The accession of Deputy Minister Nene to the portfolio Finance Ministry was not unexpected. He comes with the necessary experience of the National Treasury stretching over several years, but has big shoes to fill at at a critical moment in SA’s business cycle. I am agnostic about whether the creation of a Small Business Ministry will be a success, given the mixed experience of similiar structures elsewhere, but we should chew it and see. There is no doubt about the real challenges facing small business and the need to urgently implement the necessary solutions to enhance their role in growth and job creation. Apart from the time it will take to settle in the new Ministry, it may also become another casualty of the ‘turf war’ and conflict over economic policy that has been apparent between the National Treasury, the DTI and Economic Development.

The move by Gordhan to Cooperative Governance brings an efficient Minister with a good track record to bear on the serious delivery problems at local government level, and should be welcomed. One suspects, however, that among investors and businesspeople the jury will remain out for the time being pending real outcomes around the implementation of the commitment by President Zuma to ‘radical economic transformation within the framework of the NDP”. Business wants to be treated more as a genuine partner in future development, rather than as an ‘alien force’. If the key targets of the NDP are written into the performance contracts of Ministers and outcomes are rigorously monitored, then in those instances where continuity in the appointments has been favored over change may work out. We still need to see whether the new cabinet as a whole can project the necessary policy coherence which creates the certainty and predictability required by investor confidence to boost economic growth.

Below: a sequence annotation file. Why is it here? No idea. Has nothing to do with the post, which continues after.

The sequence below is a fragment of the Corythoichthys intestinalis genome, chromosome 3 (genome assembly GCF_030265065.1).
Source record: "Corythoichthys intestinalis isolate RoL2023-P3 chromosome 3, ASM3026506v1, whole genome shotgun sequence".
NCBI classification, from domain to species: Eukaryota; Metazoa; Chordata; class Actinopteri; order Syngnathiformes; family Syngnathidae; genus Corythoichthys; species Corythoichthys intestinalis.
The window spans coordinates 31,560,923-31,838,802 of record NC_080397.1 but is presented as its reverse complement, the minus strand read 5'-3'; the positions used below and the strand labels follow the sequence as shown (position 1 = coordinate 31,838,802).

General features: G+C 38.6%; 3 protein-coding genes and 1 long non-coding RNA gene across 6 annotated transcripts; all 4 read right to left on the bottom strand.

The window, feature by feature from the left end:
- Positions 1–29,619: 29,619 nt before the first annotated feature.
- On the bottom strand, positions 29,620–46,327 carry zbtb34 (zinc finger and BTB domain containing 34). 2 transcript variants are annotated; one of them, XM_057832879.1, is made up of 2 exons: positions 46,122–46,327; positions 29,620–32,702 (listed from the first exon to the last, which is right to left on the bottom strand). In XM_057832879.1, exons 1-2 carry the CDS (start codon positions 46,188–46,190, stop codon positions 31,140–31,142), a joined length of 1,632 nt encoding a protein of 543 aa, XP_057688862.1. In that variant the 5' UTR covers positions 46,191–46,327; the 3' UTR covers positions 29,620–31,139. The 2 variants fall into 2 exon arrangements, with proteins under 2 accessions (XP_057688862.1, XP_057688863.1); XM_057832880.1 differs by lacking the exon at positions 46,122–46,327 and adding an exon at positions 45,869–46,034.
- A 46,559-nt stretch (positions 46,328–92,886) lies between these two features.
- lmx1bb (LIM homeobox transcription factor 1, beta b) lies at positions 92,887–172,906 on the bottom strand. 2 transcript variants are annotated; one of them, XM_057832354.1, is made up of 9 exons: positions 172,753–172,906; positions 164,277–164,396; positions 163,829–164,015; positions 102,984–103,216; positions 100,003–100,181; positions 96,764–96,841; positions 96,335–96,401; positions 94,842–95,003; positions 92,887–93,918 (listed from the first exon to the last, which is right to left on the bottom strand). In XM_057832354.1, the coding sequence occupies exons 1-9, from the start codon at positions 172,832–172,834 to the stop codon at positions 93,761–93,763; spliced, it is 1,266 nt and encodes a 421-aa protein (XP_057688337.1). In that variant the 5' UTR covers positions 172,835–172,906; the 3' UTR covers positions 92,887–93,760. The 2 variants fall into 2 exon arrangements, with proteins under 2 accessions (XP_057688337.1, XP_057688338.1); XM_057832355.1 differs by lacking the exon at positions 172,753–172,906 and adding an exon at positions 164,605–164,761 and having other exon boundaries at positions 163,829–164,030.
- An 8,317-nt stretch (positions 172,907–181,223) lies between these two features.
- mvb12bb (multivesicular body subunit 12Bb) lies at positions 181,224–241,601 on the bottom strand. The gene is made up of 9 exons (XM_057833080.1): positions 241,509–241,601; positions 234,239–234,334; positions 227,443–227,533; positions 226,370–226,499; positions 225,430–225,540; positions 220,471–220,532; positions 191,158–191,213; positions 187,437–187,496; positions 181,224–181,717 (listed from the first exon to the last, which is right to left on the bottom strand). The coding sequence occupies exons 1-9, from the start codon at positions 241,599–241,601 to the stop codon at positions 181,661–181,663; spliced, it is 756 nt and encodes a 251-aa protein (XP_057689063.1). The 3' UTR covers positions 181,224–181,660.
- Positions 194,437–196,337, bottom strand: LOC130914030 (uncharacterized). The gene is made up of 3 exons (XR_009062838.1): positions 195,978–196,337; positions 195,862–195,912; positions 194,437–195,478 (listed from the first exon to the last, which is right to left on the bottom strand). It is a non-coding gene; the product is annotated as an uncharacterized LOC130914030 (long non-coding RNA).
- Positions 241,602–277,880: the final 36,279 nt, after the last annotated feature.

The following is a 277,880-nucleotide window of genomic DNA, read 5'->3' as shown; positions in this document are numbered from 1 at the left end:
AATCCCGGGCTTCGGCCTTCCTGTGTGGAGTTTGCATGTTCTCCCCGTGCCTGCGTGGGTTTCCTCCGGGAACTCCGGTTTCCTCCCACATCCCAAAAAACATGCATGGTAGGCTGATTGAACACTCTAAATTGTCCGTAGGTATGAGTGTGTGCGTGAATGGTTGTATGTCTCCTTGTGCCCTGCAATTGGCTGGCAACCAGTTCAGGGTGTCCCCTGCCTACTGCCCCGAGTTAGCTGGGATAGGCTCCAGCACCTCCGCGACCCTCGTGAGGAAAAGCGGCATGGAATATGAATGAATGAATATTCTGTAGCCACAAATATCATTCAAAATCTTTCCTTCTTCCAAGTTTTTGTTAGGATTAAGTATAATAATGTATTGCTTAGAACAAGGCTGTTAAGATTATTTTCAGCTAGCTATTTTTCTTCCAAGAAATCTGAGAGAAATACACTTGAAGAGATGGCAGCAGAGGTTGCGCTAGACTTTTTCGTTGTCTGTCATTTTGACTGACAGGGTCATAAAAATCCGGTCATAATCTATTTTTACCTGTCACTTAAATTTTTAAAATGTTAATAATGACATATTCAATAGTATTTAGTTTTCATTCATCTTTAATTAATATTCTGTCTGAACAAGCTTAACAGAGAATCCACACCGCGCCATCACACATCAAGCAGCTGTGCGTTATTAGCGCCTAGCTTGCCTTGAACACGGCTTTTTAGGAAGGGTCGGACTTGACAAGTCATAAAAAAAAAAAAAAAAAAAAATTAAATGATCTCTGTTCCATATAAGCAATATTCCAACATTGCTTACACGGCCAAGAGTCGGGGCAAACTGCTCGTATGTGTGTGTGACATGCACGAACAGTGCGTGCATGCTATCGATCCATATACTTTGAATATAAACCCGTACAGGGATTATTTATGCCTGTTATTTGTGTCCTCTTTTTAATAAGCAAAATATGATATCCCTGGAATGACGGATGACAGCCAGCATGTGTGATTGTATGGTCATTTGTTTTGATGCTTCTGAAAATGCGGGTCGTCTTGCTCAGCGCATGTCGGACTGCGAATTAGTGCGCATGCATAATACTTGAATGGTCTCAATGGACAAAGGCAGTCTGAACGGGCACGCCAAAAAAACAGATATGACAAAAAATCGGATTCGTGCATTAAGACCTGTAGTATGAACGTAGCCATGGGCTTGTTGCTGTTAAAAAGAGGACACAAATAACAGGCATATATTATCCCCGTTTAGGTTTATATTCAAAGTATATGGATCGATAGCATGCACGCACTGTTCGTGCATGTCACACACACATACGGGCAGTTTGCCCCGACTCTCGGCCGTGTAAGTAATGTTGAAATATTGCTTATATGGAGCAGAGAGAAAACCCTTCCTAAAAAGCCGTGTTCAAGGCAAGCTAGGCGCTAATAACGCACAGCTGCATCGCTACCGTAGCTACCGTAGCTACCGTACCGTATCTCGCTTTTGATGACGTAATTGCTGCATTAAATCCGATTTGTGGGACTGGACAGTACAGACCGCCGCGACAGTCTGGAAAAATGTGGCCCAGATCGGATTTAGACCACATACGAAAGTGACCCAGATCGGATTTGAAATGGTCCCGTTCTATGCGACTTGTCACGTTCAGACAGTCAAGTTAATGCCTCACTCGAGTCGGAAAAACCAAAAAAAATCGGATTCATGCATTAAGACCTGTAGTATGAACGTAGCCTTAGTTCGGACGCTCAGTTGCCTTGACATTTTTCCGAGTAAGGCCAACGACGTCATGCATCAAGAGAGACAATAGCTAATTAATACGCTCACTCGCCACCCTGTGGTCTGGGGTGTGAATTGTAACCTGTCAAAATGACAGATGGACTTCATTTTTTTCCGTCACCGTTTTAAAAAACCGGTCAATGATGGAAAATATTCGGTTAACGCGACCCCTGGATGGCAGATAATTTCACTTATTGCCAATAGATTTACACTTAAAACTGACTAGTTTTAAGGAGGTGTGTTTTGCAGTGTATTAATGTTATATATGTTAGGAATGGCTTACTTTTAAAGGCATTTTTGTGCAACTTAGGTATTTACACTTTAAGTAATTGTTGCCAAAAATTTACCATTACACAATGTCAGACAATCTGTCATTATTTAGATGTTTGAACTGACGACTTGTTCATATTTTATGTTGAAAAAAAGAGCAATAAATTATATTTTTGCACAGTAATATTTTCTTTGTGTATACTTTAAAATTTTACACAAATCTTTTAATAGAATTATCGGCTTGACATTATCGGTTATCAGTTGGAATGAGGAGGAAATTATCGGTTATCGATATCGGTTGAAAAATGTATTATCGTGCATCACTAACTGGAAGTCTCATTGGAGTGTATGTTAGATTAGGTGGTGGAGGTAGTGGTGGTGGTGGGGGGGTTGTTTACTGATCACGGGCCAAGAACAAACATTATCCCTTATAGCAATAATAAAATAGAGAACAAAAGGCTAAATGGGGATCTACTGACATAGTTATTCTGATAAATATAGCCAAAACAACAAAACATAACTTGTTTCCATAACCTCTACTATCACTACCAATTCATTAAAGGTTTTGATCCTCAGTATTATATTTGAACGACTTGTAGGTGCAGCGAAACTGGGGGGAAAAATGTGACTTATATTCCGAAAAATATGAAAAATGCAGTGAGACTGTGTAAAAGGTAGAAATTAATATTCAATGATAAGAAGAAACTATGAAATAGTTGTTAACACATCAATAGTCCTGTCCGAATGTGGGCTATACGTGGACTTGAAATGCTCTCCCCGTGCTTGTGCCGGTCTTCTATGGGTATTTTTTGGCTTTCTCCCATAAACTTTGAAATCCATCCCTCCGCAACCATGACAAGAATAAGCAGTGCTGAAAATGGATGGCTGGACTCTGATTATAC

A bit of change, but not enough to convince me that this is a new government team that is good for business.  Let’s give Zuma credit for having got rid of a few underperformers, though not all.  Many have just popped up elsewhere.

Some Tweets on the New Cabinet:

griffin (@watkykjy):  Joemat-Pietersen new minister of energy. O jirre. Winter is coming. Forever.

SaffaZimbo (@SaffaZimbo):  Most successful ministry in #ZumaCabinet will be small business. There are going to be a lot of smaller businesses in SA in 5 years.

M. Ntshobololo (@Mthetheleli15):  Cowboy Beki Cele is back on Zuma’s cabinet,ironically he was fired not long ago for not being fit for office.

Pieter du Toit (@PieterDuToit):  New propaganda minister, Faith Muthambi, was member of parliament’s Nkandla committee; she denied delaying tactics.

Lerato Mbele (@BBCLerato):  Tina Joemat-Peterson given a key portfolio like Energy Ministry, after a scathing report by Public Protector. Am I missing something here?

The Brain (@za_Thinker):  Bad ministers never really get fired. Just redeployed to stuff up another portfolio. #CabinetAnnouncement

Comedy Central AF (@ComedyCentralAF):  Disappointed that Khulubuse wasn’t made Minister of Fast Foods 😦 #newcabinet #TheFig)

Nickolaus Bauer (@NICKolausBAUER):  #ZumaCabinet We didn’t get a ministry of information. But we got a new communications ministry that will control SABC, ICASA & GCIS #Ominous